Open-label, one-month, phase 2 trial of V5 administered orally once per day revealed normalization of biochemical markers of hepatitis and remarkable clinical improvement among 19 out of 20 patients with chronic hepatitis C. These findings support our earlier clinical investigations in two unrelated chronic hepatitis diseases, namely hepatitis B and C [4,5]. V5 was found to be safe and had reversed the signs of liver damage. This observation is significant since anti-TB drugs are prone to cause hepatotoxicity, especially among those with chronic hepatitis [9]. Thus, the hepatoprotective property of V5 could be advantageous even to those individuals who are treated with ATT, but do not have the underlying viral hepatitis. From prior experience with V5 we know that HCV viral burden can be reduced as a result of therapeutic vaccination [3]. However, due to financial constraints we were not able to measure HCV RNA in this study and thus we do not have information about the effect of V5 on viral load in this population of patients. We need to conduct additional studies to find this out.

Several therapeutic vaccination strategies are now being explored for hepatitis C [3]. These include DNA immunization, peptide-based vaccines, plant-expressed vaccines, virus-like particles, and presentation of HCV antigens via dendritic cells. In addition to academic and non-profit institutions several biotech companies are involved in the development of therapeutic HCV vaccines. Most vaccines from these companies are in the preclinical stage. A few vaccines like TG4040 (Transgene); PeviPRO (Pevion); ChronVac-C (Inovio/Tripep); GI-5005 (GlobeImmune); and HCV/MF59 (Chiron/ Norvartis) have advanced into safety phase 1 stage. Only three vaccines have been tested in advanced efficacy trials but have failed to reach study endpoints and were subsequently abandoned [3]. The therapeutic vaccine most relevant to this study is an oral preparation made from protein extract of human hepatocytes mixed with NS3 protein of HCV. This vaccine, which was developed by Yaron Ilan and his team with support of ENZO company, has shown good safety profile in phase 1 trial [10].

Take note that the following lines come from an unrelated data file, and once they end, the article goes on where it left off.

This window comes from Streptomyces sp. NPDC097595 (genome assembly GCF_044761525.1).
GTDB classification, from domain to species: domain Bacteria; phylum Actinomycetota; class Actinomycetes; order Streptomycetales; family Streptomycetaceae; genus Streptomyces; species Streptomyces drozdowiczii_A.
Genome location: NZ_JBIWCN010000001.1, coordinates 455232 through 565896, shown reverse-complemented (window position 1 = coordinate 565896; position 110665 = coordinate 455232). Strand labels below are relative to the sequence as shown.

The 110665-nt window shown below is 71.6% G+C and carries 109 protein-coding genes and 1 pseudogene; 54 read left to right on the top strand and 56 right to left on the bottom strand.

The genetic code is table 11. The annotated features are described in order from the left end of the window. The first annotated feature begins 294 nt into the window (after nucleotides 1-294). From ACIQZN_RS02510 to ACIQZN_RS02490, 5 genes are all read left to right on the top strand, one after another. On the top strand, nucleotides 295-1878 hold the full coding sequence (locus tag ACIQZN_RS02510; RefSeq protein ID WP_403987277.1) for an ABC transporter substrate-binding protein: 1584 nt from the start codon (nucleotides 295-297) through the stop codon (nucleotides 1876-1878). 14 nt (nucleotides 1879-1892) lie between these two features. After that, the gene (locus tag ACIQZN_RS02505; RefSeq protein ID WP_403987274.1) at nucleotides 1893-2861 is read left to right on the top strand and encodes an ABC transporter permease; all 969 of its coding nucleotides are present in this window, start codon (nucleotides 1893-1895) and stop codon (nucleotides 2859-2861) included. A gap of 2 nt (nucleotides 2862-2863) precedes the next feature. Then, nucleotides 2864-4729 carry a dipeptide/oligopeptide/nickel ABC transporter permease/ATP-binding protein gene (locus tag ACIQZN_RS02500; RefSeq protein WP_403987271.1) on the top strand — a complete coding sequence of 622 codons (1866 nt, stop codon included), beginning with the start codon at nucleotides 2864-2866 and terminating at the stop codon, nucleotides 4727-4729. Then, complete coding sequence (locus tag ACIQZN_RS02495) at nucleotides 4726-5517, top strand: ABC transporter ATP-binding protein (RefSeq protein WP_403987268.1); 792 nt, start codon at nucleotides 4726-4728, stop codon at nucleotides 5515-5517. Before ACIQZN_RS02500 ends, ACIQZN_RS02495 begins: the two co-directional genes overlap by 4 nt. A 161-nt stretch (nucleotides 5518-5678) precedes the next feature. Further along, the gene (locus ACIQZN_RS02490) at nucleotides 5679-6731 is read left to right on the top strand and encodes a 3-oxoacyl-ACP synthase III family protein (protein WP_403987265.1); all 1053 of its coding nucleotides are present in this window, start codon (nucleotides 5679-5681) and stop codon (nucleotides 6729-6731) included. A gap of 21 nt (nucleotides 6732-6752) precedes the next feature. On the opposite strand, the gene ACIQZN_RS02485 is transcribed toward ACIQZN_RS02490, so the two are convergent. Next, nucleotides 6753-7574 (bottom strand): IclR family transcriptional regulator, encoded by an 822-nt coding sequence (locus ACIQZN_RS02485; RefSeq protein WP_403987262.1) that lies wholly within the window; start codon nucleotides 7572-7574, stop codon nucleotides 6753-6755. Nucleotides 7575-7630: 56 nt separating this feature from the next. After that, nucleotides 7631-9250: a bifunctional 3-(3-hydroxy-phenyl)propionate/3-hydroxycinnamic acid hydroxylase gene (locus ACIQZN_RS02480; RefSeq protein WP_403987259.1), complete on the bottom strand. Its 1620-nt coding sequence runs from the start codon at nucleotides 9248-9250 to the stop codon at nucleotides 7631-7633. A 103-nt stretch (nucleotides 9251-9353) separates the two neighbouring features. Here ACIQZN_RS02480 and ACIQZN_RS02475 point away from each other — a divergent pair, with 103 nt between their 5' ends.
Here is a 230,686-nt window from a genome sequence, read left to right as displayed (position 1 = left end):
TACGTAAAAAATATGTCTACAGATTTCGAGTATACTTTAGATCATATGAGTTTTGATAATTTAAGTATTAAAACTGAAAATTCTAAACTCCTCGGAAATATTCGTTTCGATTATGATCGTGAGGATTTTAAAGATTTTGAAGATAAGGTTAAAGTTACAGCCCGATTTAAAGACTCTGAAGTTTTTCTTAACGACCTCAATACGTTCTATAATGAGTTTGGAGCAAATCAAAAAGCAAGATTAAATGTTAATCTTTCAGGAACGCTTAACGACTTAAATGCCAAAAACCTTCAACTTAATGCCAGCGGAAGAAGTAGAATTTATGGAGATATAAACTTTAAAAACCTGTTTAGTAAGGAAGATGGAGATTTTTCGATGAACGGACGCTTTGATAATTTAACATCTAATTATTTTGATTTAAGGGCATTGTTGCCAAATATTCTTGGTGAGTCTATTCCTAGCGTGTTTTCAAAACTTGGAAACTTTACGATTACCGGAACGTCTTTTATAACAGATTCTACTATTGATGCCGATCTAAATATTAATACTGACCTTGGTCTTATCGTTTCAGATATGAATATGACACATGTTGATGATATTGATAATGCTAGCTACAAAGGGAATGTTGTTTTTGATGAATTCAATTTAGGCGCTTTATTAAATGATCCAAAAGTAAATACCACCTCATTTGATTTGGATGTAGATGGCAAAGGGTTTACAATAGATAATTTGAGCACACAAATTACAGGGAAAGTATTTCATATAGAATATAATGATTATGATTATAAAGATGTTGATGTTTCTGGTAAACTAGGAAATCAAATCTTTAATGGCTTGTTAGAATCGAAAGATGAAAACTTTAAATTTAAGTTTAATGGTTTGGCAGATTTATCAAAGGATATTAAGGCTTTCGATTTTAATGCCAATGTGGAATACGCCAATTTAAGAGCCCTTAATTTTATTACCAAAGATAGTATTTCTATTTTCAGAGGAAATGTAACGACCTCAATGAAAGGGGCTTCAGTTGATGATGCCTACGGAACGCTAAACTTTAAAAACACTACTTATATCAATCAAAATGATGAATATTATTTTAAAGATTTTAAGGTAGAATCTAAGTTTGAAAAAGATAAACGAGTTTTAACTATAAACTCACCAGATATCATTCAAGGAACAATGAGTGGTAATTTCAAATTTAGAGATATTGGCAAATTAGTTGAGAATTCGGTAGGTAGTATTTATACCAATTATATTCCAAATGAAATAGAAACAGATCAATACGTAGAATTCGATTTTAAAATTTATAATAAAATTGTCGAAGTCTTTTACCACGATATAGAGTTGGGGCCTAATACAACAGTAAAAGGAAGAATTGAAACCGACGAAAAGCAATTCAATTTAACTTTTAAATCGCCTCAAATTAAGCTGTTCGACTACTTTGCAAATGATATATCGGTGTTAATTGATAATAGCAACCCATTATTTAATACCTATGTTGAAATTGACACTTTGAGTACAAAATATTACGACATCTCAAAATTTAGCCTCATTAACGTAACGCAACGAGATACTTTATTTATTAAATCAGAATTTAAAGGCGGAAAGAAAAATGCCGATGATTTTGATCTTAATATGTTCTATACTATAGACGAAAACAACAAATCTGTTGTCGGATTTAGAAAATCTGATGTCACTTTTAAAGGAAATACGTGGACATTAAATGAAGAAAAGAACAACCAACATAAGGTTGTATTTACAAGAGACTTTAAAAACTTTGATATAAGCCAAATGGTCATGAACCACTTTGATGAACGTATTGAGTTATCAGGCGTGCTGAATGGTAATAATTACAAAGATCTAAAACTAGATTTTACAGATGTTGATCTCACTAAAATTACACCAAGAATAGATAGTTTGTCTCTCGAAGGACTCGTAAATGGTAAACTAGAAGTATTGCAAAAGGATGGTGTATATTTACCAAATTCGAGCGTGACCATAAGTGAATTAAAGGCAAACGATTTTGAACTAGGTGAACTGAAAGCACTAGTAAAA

The postulated mechanism of Ilan et al., vaccine is similar to that of V5. The mucosal or oral administration of viral antigens entails a complex immune tolerance state, characterized by simultaneous enhancement and suppression of different elements of the immune response in a manner that benefits the host. Such a manipulation of the mucosal immune response against viruses may achieve a combination of specific anti-viral immunity and inhibition of immune-mediated liver injury. Since HCV is not cytopathogenic very little is known as to how the liver becomes damaged as a result of viral infection [1]. We subscribe to the theory that progressive liver injury is caused by self-directed immune reaction of certain T cell subsets against virusinfected hepatocytes. Although the autoimmune nature of liver injury has been recognized by some investigators, others maintained that virus-induced autoimmune reaction in hepatitis is a rare event [3]. Nevertheless, it is clear that elevated serum aminotransferases and other hepatic injury markers, e.g., bilirubin, are definitively the signs of ongoing inflammatory liver damage associated with HCV.

In our opinion, a similar concept is applicable to TB, whereby pulmonary or other tissues harboring mycobacteria are constantly assaulted by host’s immune system, creating an inflammatory state and tissue damage akin to hepatitis. Thus, in order to treat these diseases one needs to induce specific immune tolerance rather than overdriving an already intense immune response [11]. However, there are practically no clinical studies that have addressed the immunological basis of TB infection from such a viewpoint [12]. Immunosuppressive regimens like adjunctive use of corticosteroids or TNF blockers have produced conflicting results suggesting that wholesale suppression of the immunity is fraught with risks of exacerbating the disease [12-15].

Currently available TB chemotherapy is not perfect; it requires several TB drugs to be taken in combination for long periods of time [6-8]. This can cause multiple side effects, poor drug adherence, treatment failure, and the emergence of drug resistance with major social and economic consequences, especially in low-income countries. It is agreed that novel immune-based therapies and TB vaccines are urgently needed to complement antitubercular drug discovery [16-18]. We also believe that the immunotherapy is ought to be the indispensable part of therapeutic strategies against TB. A large spectrum of diverse immunomodulators has been described for treatment of TB and hepatitis [19]. While some have shown clinical utility, in most cases their mechanism is not well understood. This drawback should be balanced against safety and therapeutic benefits [12-19].